Permanent Portfolio Discussion Forum - Index

Bogleheads • View topic - Updated Modification of Harry Browne Permanent Portfolio
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Old 02-16-2013, 06:57 AM   #197
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Yes, we are both 56 now, and our youngest child finished college last year. With the college tuition gone, our expenses just got a big reduction. Right on schedule per Bernicke's model!

Both of us stopped craving for "stuff" long ago. Things like new cars, clothing, fancy furniture, a bigger home, we care for less and less. And it's not even because we have "done that". Even things we have not owned or done, we simply do not care for anymore.

The only thing left that I still like to do is to travel, and I have been thinking I'd better do more of that soon, because in 10 or even 5 years, I may not even care for that.

Scary for a 56-yr old to say that, but then I am a geezer before my time.

Sure! That's why I have run Bernicke's model in FIRECalc to see how high I could go, then chuckled and went back to 3.5%WR. And that 3.5%WR may be going down with time too, because I may not care to spend. Isn't that sad?

I actually do not spend too much time thinking about LTC. I do not know why, but have a feeling that when my time comes, I will not linger long.

Thanks for your well wish. I do not know about traveling until the age of 110, but I can squeeze in a bit in the next 10 years, I will be happy and call my life a completely satisfactory one.
Mirrors my thoughts. I'm turning 55 in March and did a lot of travel in my late 30s and 40s. Scares me that my travel desires are diminishing, as that was the thing I was looking forward to in retirement. Still have the goal of buying a Porsche, but I think I am losing my taste for that also.
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Old 02-16-2013, 07:54 AM   #198
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buying a Porsche, but I think I am losing my taste for that also.
For me it was a BMW Z4. Then we realized that someone was going to be buying a convertible sports car with my money. The only question was if it would be me or my kids.
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Old 04-02-2013, 03:52 PM   #199
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... someone was going to be buying a convertible sports car with my money. The only question was if it would be me or my kids.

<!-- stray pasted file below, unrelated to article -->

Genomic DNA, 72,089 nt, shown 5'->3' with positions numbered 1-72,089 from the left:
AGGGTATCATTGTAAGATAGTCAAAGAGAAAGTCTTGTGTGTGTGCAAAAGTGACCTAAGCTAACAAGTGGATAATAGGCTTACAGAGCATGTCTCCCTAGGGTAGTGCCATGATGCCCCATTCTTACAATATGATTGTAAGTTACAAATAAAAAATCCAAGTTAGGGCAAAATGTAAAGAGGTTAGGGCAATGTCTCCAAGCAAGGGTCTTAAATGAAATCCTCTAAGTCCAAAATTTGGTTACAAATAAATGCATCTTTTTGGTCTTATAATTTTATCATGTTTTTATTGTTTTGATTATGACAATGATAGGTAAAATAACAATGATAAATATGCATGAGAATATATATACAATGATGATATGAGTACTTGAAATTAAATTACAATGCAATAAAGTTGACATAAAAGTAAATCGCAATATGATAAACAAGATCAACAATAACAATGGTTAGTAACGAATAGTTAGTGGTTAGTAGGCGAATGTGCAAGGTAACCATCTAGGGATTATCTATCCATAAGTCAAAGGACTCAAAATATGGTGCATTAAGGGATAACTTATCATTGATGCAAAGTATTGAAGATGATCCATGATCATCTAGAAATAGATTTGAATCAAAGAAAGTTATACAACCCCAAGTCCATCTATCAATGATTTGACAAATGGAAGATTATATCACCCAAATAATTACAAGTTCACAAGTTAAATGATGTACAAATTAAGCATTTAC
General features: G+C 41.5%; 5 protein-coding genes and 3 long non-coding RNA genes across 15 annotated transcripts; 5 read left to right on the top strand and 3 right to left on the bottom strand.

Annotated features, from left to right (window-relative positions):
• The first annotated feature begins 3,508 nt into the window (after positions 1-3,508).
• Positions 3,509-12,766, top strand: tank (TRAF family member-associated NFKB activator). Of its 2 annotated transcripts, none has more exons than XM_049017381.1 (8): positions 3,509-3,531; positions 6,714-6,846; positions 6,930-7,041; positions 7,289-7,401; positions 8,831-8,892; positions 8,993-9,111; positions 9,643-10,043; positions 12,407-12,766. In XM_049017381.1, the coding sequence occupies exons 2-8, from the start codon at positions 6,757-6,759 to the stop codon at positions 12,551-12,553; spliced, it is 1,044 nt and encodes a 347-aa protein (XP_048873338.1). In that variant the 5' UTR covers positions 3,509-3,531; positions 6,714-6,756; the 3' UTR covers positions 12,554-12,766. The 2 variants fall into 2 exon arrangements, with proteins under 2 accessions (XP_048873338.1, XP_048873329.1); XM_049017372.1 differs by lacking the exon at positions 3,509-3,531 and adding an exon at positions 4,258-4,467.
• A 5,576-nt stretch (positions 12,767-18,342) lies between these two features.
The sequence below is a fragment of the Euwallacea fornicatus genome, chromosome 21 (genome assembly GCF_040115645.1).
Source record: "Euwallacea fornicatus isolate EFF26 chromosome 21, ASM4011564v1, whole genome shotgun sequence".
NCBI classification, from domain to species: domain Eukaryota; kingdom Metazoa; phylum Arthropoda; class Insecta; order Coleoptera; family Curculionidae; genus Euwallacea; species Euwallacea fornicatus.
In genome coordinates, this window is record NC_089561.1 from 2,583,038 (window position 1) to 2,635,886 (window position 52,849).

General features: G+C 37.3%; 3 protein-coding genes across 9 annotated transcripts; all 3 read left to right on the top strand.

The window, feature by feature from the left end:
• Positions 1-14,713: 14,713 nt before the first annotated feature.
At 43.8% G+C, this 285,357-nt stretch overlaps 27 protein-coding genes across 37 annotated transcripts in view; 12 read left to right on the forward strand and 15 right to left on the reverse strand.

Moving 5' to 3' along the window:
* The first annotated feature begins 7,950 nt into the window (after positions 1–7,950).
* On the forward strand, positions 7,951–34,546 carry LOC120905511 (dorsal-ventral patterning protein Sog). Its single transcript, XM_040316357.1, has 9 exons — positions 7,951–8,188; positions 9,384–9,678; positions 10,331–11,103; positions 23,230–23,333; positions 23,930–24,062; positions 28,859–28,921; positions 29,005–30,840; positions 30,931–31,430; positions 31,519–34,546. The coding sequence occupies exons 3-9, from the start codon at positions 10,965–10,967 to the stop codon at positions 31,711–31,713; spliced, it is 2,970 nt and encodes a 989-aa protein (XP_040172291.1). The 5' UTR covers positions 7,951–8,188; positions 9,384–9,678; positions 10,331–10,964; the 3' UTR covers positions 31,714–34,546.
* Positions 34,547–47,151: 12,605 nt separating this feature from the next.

Just wanted to say Thanks for your having posted this nugget of wisdom. I read this post several days ago and it has really hit home with me; This comment has been stuck in my head. I was struggling with some guilt over buying a new vehicle vs. getting something used (which has never worked out for me) and this struck a chord. I might have been confusing frugality with over-depriving myself. Your comment has put things in a bit better perspective for me.

Seriously, Thank You!
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Old 04-03-2013, 01:18 PM   #200
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Just wanted to say Thanks for your having posted this nugget of wisdom. I read this post several days ago and it has really hit home with me; This comment has been stuck in my head. I was struggling with some guilt over buying a new vehicle vs. getting something used (which has never worked out for me) and this struck a chord. I might have been confusing frugality with over-depriving myself. Your comment has put things in a bit better perspective for me.

Seriously, Thank You!
I appreciate your sentiment, too, Snidely Whiplash. We raised our kids to be independent. We made sure they had college educations available to them (one chose not to take full advantage, but is very independent - having started several businesses already.) My point is that we don't plan to leave a whole lot to our kids (we do hope to help them along from time to time while we are still living). So we don't plan to leave this world with any guilt feelings - at least not financial guilt feelings - toward the kids (or anyone else.)

By the way, I love your name! I always loved the "villain" names in Rocky and Bullwinkle.